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Herencia Hispanic Heritage Month Transcribe-a-thon Recap!

Brief on behalf the Chapter and the Canons of the Church of San Feliú of Girona versus the Reverend Curates of the same Church, concerning the administration and distribution of goods and revenues collected by said Church of San Feliú of Girona. [Ca. XVIII century]. From Herencia: Centuries of Spanish Legal Documents

On Wednesday, October 7, the Law Library of Congress, in collaboration with By the People, the Hispanic Division, and the African, Latin American and Western European Division (ALAWE), hosted a second Transcribe-a-thon for our crowdsourcing campaign, Herencia: Centuries of Spanish Legal Documents. This event was held in celebration of Hispanic Heritage Month and the release of phase two of documents, which was launched in late September.

Throughout the day, volunteers transcribed Spanish legal documents from the 15th – 19th century in Spanish, Latin,  and Catalan. In total, 51 documents were started in the process of transcription and 27 documents were completed. We would like to thank all of our incredible volunteers for all their hard work! We still have over 12,000 rare collection items waiting for transcription.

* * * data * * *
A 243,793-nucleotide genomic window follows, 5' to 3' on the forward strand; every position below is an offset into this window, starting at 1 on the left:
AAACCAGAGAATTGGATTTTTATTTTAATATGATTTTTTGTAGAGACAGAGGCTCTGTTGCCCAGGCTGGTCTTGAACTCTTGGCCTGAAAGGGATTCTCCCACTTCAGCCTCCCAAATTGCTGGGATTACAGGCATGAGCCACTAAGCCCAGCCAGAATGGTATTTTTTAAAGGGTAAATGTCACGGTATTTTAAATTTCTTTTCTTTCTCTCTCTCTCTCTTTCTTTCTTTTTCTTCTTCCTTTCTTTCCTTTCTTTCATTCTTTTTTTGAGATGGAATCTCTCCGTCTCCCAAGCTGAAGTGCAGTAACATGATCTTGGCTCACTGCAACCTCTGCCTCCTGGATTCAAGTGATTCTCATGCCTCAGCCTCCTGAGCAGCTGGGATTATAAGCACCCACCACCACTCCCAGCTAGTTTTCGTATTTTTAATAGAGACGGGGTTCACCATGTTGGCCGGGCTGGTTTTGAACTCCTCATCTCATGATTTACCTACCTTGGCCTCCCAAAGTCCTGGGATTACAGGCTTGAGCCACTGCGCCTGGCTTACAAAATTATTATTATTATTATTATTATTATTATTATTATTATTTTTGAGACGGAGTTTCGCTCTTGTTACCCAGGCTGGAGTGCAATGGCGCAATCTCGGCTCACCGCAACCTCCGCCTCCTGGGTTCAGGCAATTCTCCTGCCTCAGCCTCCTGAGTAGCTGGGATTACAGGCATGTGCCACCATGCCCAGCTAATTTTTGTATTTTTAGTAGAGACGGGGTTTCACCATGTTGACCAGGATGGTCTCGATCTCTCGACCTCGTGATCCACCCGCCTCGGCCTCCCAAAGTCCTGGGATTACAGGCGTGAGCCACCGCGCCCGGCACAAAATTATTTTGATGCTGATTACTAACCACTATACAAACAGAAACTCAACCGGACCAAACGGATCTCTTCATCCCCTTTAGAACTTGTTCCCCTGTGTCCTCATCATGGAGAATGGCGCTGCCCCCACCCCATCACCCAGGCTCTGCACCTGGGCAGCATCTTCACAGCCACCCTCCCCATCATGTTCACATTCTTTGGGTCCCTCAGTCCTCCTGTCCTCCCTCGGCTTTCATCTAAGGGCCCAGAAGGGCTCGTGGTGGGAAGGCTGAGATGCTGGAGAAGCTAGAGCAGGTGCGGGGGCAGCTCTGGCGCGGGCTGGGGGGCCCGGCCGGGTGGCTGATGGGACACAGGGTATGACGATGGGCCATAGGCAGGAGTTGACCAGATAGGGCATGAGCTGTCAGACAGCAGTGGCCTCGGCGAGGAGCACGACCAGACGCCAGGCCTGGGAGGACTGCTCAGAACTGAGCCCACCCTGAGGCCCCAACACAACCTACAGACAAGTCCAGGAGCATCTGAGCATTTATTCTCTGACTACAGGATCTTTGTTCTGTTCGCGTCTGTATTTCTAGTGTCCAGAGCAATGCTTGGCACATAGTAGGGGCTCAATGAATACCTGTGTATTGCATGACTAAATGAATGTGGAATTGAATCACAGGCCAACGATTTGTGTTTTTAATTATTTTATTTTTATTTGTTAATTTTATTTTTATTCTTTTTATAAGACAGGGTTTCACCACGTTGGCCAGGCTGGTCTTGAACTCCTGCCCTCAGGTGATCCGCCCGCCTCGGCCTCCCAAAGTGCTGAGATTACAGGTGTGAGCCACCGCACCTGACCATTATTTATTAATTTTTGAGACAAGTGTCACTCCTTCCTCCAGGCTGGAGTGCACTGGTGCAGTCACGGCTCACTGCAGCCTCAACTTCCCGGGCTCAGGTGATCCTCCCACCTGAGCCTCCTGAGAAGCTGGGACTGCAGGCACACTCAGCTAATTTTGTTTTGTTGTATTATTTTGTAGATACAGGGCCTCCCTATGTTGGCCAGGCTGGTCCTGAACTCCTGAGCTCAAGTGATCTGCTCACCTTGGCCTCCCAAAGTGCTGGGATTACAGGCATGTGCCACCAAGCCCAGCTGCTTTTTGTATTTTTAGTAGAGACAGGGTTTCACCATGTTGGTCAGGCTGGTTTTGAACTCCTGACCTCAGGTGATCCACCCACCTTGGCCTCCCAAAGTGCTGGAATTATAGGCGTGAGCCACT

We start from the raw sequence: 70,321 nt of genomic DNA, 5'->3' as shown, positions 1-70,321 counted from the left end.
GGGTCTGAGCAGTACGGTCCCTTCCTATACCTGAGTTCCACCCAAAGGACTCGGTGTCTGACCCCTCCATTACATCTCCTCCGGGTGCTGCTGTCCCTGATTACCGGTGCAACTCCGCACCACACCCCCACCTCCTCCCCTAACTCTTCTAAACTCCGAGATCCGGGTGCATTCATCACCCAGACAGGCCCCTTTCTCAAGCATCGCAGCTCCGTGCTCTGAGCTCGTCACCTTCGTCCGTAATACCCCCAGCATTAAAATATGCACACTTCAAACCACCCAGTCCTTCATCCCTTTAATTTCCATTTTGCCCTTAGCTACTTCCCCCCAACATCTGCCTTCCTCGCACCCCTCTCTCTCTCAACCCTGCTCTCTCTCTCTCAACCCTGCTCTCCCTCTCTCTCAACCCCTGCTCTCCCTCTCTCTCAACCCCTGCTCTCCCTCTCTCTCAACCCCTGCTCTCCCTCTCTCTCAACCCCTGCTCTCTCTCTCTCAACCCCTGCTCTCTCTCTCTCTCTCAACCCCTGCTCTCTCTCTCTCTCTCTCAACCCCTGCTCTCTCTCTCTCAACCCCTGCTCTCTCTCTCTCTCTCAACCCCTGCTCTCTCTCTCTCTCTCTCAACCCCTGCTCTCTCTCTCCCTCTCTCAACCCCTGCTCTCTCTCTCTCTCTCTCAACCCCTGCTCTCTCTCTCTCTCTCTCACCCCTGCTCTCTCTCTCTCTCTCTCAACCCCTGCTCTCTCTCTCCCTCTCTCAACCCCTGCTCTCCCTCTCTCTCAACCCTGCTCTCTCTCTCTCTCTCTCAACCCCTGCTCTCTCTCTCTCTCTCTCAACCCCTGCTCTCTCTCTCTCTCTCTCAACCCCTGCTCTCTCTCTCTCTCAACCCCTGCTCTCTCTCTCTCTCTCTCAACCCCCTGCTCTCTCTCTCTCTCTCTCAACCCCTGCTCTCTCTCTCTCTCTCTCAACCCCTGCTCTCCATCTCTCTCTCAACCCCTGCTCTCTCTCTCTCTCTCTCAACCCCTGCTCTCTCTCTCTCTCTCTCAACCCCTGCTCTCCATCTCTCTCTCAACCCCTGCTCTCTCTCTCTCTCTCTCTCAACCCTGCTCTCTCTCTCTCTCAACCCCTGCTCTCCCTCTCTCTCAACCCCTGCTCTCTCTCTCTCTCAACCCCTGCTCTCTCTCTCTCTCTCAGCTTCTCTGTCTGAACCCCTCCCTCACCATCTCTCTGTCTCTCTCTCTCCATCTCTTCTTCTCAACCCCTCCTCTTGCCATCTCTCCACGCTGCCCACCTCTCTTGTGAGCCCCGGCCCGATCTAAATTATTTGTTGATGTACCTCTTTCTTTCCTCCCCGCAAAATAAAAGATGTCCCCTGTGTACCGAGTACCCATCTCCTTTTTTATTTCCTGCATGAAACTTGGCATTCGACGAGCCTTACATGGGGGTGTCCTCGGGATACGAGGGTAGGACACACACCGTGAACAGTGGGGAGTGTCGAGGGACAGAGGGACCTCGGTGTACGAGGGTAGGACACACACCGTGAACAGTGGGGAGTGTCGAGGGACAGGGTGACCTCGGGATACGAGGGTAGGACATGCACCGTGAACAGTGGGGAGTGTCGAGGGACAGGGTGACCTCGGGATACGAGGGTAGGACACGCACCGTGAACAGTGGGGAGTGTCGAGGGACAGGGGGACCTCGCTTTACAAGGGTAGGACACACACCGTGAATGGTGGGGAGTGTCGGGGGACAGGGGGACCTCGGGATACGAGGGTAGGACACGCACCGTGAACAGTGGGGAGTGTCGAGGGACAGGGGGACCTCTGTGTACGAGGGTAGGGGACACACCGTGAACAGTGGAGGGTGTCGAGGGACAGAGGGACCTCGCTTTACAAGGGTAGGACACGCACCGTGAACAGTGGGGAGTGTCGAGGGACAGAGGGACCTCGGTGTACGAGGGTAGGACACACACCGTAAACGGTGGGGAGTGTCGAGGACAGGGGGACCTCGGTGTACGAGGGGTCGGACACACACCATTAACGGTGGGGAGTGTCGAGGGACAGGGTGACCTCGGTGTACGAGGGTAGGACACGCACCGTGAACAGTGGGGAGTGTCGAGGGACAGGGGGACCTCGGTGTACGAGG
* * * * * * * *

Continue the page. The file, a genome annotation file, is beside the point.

You don’t need an account in By the People to transcribe, but you do need an account to become a reviewer. Review is a vital step in the transcription process and we encourage you to review a page! To register in By the People and to become a reviewer, click here.

If you would like to host a Transcribe-a-thon in your institution, please feel free to email us at [email protected]. You can also watch our past webinars for more information here. Engage with us on Twitter at @LawLibCongress and on HistoryHub.

Brief on behalf José Alviac de Pedro, also known as “Menchod” of the village of Maella, versus the Fiscal Prosecutor, concerning criminal charges against plaintiff for the murder of Joaquín Aguilár of the same village of Maella on September 8, 1775. [January 26, 1785]. From Herencia: Centuries of Spanish Legal Documents